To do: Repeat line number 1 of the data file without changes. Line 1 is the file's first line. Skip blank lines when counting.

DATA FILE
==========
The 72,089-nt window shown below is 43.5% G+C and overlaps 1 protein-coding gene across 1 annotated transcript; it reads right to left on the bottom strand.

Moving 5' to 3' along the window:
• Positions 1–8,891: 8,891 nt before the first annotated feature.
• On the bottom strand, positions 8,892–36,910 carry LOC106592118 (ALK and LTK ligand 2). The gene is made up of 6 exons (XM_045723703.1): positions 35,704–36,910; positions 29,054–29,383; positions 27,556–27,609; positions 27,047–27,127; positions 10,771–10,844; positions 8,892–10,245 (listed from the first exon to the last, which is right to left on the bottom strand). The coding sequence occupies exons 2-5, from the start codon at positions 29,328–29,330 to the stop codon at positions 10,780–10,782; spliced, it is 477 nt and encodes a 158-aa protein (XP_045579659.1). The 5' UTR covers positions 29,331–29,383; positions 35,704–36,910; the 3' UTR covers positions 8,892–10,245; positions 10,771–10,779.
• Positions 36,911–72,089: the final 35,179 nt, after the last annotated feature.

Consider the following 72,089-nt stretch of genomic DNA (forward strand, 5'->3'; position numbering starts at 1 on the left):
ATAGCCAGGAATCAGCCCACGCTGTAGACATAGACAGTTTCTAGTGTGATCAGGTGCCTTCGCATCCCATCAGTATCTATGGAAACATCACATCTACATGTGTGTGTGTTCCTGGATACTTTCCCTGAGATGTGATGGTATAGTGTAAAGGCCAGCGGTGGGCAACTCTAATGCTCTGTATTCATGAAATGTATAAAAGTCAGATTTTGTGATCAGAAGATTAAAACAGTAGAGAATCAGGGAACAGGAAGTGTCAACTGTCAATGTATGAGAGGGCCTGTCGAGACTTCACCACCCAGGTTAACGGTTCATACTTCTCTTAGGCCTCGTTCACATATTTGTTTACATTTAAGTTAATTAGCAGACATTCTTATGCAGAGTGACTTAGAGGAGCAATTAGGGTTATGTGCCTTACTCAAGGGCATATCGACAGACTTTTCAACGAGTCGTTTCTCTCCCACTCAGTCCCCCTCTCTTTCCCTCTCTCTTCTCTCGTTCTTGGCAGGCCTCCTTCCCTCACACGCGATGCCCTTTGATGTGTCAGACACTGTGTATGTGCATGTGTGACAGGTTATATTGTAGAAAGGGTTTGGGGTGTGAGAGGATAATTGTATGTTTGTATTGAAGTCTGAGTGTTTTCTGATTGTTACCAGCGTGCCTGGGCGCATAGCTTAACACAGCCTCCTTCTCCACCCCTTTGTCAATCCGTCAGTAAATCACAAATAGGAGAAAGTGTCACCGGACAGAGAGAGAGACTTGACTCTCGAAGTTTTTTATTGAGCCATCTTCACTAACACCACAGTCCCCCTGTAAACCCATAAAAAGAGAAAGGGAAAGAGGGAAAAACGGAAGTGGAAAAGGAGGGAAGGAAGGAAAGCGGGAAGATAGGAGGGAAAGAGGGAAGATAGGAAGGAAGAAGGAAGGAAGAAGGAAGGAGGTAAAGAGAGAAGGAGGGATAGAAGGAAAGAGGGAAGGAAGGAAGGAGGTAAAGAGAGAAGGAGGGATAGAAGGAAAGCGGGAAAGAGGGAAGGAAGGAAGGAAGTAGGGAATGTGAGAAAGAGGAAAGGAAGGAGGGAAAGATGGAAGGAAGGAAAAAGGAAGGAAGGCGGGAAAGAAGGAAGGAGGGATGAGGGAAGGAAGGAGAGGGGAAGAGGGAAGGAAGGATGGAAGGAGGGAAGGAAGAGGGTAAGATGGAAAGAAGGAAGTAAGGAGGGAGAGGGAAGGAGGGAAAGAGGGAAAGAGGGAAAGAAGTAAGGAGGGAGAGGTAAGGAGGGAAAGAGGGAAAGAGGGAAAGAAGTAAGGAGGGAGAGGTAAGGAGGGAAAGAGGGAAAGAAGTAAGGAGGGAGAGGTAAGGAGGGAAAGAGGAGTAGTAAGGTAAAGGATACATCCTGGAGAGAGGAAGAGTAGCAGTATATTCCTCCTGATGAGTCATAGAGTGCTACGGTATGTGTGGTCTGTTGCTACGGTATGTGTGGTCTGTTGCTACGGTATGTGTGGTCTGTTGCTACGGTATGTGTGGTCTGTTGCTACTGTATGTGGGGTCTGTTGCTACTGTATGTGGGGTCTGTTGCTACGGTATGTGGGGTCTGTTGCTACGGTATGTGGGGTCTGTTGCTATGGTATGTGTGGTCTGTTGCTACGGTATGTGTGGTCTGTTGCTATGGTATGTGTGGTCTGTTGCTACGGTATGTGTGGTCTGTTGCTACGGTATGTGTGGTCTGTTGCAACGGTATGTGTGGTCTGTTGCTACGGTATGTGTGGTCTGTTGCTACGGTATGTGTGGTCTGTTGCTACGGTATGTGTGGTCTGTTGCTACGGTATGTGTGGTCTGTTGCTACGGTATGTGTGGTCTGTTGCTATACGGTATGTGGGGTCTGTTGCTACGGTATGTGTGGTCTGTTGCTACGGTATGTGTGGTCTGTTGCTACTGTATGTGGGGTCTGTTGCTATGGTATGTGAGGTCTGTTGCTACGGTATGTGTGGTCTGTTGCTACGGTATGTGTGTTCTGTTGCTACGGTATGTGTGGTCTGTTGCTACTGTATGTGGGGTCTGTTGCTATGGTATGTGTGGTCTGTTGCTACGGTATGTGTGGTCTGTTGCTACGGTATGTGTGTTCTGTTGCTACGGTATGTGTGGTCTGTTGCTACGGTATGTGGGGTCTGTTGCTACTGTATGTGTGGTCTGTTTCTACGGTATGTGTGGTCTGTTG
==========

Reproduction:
The 72,089-nt window shown below is 43.5% G+C and overlaps 1 protein-coding gene across 1 annotated transcript; it reads right to left on the bottom strand.